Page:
Print

Best Practices for Video Production: Audience, Channels and Format

July 25, 2018

By Jason Margolis, with David Brigden, Hans Goksoyr and Evan Petka    

 

Before embarking on a video production, it is important to ask yourself and provide answers to the following four questions.

  1. Why do you want to make this video?
  2. Who is the audience for the video?
  3. Where will your audience find the video?
  4. What kind of video is it?

In our last post, we dived into the first question by examining how videos should be planned around specific goals and objectives. In this post, we will look at the other vital questions that must be addressed prior to making a video. 

The audience for our annual holiday video is current students, staff, faculty, alumni and prospective students, and the goal is to inspire school pride and a sense of engagement.

Who is the audience for the video?

Who do you want to see the video? Who do you want to influence? Most importantly, what measurable action do you want your audience to take once they’ve watched it?

The video is meant to illicit a response from your audience. It’s meant to inform or inspire, to engage, entertain or enlighten. Perhaps all of these things.

Your video should have a specific target audience, with a clearly defined call to action. A single generic video rarely has an effective impact on anyone.

Our April Fool's Day videos are designed to be sharable online, and adher to the specific format requirements of our different social media channels.

Where will your audience find the video?

How will your audience connect with the video? What channels will you use to distribute it to them? Will it play on your website? Will it play on your social media channels? Will you send it out in a newsletter or screen it at an event?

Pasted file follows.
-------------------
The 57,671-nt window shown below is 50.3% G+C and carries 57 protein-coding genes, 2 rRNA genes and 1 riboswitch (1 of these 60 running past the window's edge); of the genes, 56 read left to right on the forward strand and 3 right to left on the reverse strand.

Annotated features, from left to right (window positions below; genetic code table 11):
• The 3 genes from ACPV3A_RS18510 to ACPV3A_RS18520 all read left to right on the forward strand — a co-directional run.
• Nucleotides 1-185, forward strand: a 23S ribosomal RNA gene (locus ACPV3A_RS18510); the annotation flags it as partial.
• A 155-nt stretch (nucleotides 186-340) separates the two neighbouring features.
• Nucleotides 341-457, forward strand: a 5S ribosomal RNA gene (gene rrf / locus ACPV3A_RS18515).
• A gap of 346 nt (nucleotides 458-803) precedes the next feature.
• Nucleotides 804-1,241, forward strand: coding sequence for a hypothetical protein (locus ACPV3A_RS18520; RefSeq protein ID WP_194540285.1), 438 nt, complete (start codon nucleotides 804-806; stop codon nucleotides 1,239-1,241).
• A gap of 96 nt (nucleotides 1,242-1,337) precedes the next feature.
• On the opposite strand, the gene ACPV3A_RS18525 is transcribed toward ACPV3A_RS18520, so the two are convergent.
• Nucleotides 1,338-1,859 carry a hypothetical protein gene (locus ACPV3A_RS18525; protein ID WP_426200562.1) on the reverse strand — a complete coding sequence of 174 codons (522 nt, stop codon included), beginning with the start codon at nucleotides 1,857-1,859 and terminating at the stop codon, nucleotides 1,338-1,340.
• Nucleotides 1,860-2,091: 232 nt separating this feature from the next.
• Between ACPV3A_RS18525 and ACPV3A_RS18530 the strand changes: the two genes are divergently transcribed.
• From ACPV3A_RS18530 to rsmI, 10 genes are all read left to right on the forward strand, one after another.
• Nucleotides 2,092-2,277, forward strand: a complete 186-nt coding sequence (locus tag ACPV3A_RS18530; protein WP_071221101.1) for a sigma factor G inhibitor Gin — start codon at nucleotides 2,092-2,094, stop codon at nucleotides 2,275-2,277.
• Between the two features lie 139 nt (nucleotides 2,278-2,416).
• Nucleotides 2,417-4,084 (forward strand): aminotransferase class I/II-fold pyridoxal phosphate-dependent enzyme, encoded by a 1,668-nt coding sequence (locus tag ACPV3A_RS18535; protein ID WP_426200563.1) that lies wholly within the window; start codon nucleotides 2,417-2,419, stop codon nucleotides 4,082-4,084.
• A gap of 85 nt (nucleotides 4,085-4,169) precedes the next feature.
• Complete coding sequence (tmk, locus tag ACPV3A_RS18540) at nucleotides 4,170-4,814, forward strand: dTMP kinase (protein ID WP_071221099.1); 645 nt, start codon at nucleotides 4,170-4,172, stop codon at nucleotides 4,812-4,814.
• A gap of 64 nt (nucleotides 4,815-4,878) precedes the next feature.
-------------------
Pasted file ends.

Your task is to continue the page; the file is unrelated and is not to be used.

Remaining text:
The different channels that you use to watch and share your video will help shape its format, such as its duration, the size of any text or graphics, and even the framing of the images.

Not all videos work on all channels, and in some cases, you may want to make different versions of the video for different channels. For example, some social media channels work best with very short videos, so you could produce a shorter “teaser” of your final video to share on these channels.

In the same way as trying to appeal to a broad audience makes the video less effective, so does trying to make a “one size fits all” version of your video.

The SFU News video on SIAT’s research connecting long-distance couples attracted attention from around the world because it was short, sharable and timely.

What kind of video is it?

Is it a recruitment video, a news piece about research, coverage of a major event, or a “how to” video?

The video’s purpose, intended audience and distribution channels will inform the choices for style and tone.

A sharable online video should be under two minutes, but under a minute is optimal. Next time you see a video on your Facebook feed and hover your mouse over it, check the running time of the video and see if that influences whether you will keep watching.

Think of how much you can say in a minute. The average person can say around 125 words in a minute. That’s around ten to twelve sentences. That means a one-minute video can give three people about four sentences each. If you want the video to have more impact, it will need some breathing room for pacing.

In all cases, you want to follow the practice of “show, don’t tell.” The more you can reveal to your audience through images and actions, the better. Audiences prefer to watch videos, rather than read or listen to them.

 

Finally, the juicy, creative stuff

What is this video going to look like? What is its genre? Is it a documentary, narrative, promotional or a trailer? Is it upbeat and exciting, or poignant and heartfelt? There are so many ways to go, but knowing who it’s for, where they will watch it and what you want them to do after will help you make these important creative choices.